The criminalization of drugs prevents people from re-entering society.  A person convicted of drug charges has a criminal record.  This labels them as criminals, shames and humiliates them, associates them with a criminal element in society, prevents them from obtaining employment and housing and impairs their healthy relationships.  It effectively hampers them from re-entering human society as effectively.  They are shamed and stigmatized and left with little to get out of bed for.  Being imprisoned severs their connections with family and friends.  

Perhaps we should treat the addiction rather than punishing the addict -  keeping them in society instead of removing them from it, requiring them to participate in drug treatment instead of locking them away with criminals, requiring them to work instead of hampering their employment, teaching them to parent instead of removing them from their children - this might be a better solution.


Psychopaths, Autism, Empathy and Mirror Neurons

V. S. Ramachandran is a neurologist and an author.  If you're interested in the mysteries of the human brain I highly recommend you read any of his books.  In a lecture from 2006* he talks about "mirror neurons".  Scientists have found motor neurons fire in a monkey's brain when the monkey reaches for a peanut.  Interestingly, a subset of these neurons, called mirror neurons, fire when the monkey watches another monkey reach for a peanut.  Mirror neurons in humans work the same way.  The motor neurons fire when we poke a person with a needle, but a subset of these neurons, the mirror neurons, fire when we witness someone else being poked with a needle.  These mirror neurons appear to be our way of empathizing with another.  They are the mechanism by which we put ourselves in someone else's shoes and are the basis of our empathy.  As such, they may be the basis for human ethics.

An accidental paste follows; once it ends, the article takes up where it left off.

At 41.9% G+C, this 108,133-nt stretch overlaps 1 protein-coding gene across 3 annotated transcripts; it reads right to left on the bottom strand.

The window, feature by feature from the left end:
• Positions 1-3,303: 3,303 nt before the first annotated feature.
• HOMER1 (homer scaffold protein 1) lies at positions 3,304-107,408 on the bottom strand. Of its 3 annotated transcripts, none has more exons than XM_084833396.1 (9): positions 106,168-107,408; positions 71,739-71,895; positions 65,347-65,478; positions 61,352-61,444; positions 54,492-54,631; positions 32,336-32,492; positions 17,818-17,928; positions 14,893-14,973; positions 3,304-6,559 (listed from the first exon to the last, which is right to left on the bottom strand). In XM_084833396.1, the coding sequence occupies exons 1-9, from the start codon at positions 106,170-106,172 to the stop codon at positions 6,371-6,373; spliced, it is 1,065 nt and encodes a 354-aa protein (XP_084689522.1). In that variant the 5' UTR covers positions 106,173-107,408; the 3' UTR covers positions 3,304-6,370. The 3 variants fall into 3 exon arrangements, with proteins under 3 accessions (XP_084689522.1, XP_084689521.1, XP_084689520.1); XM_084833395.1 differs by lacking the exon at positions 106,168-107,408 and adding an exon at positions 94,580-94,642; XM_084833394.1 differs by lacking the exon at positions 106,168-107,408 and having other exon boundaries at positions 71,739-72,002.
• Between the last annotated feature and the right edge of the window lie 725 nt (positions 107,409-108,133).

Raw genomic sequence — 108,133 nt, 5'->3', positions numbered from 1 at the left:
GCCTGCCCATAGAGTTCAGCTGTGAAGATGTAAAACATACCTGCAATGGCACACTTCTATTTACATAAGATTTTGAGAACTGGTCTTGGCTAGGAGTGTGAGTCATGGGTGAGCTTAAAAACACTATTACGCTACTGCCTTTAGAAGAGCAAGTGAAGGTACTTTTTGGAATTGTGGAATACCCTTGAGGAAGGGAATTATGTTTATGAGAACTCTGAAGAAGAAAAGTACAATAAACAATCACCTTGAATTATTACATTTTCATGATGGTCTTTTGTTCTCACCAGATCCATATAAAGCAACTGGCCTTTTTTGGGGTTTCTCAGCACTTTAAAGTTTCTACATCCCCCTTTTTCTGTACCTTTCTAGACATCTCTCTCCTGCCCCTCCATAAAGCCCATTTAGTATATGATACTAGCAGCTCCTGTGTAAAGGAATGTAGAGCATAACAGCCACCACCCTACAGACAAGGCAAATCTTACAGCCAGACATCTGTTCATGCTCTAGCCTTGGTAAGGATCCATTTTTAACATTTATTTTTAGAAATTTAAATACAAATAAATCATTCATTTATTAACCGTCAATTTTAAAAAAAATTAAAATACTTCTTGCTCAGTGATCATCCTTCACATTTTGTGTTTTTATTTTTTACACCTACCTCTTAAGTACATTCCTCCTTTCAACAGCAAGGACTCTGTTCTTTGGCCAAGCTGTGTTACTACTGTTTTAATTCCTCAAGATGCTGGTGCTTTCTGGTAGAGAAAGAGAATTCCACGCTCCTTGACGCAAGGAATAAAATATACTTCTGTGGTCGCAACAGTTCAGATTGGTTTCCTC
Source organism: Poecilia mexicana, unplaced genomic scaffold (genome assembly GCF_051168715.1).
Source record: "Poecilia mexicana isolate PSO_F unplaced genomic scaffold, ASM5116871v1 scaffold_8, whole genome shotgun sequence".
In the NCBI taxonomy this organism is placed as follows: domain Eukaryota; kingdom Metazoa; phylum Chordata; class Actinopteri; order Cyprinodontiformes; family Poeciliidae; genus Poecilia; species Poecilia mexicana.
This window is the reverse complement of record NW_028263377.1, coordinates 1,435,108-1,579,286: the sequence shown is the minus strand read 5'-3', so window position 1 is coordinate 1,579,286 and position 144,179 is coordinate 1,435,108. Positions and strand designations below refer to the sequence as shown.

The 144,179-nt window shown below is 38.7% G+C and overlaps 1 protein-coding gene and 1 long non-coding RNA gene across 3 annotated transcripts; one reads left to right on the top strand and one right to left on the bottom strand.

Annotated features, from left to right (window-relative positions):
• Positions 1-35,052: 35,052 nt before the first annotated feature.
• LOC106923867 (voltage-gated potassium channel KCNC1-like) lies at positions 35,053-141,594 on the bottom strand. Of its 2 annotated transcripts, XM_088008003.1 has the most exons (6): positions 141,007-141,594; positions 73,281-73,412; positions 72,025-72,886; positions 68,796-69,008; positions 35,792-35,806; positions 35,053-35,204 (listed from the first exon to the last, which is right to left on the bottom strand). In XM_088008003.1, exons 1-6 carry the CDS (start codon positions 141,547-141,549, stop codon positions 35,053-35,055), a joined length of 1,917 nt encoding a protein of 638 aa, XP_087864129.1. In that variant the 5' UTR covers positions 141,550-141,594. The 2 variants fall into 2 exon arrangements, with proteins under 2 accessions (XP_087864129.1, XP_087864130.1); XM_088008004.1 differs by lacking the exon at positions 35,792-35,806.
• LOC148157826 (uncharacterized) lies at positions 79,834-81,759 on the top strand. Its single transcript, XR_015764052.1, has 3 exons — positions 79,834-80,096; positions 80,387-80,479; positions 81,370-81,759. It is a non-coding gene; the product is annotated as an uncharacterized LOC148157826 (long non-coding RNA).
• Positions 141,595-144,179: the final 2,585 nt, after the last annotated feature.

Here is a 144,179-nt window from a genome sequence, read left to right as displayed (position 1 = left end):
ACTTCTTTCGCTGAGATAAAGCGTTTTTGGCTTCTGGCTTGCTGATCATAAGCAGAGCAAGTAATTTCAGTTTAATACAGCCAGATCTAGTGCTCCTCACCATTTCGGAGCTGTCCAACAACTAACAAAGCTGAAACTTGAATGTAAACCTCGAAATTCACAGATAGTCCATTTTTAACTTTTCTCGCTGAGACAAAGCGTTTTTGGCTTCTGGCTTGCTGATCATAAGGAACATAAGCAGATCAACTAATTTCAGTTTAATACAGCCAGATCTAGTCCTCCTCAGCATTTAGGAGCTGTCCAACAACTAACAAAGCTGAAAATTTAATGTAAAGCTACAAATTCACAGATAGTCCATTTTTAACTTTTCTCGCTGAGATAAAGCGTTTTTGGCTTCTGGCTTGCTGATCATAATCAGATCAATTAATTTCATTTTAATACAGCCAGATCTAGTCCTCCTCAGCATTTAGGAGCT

Ramachandran notes that autistic children appear to suffer from mirror neuron dysfunction, resulting in a lack of empathy and an inability to relate to others.  A separate article about mirror neurons notes that psychopaths and sociopaths have impaired functioning of the mirror neurons.  Psychologists have known for some time that people with antisocial personality disorder (the clinical term for sociopaths and psychopaths) feel no empathy and have no regard for the rights of others.  Narcissists too share these traits.  Though they both see themselves as human, they fail to see the humanity in other people.  They regard people in their lives as objects to be manipulated to get what they want, not as human beings.   People with antisocial and narcissistic personality disorders are unable to relate to other people as being like themselves.  People with these personality disorders feel no empathy for other people, they cannot identify with other people and they feel no remorse when they cause harm to others.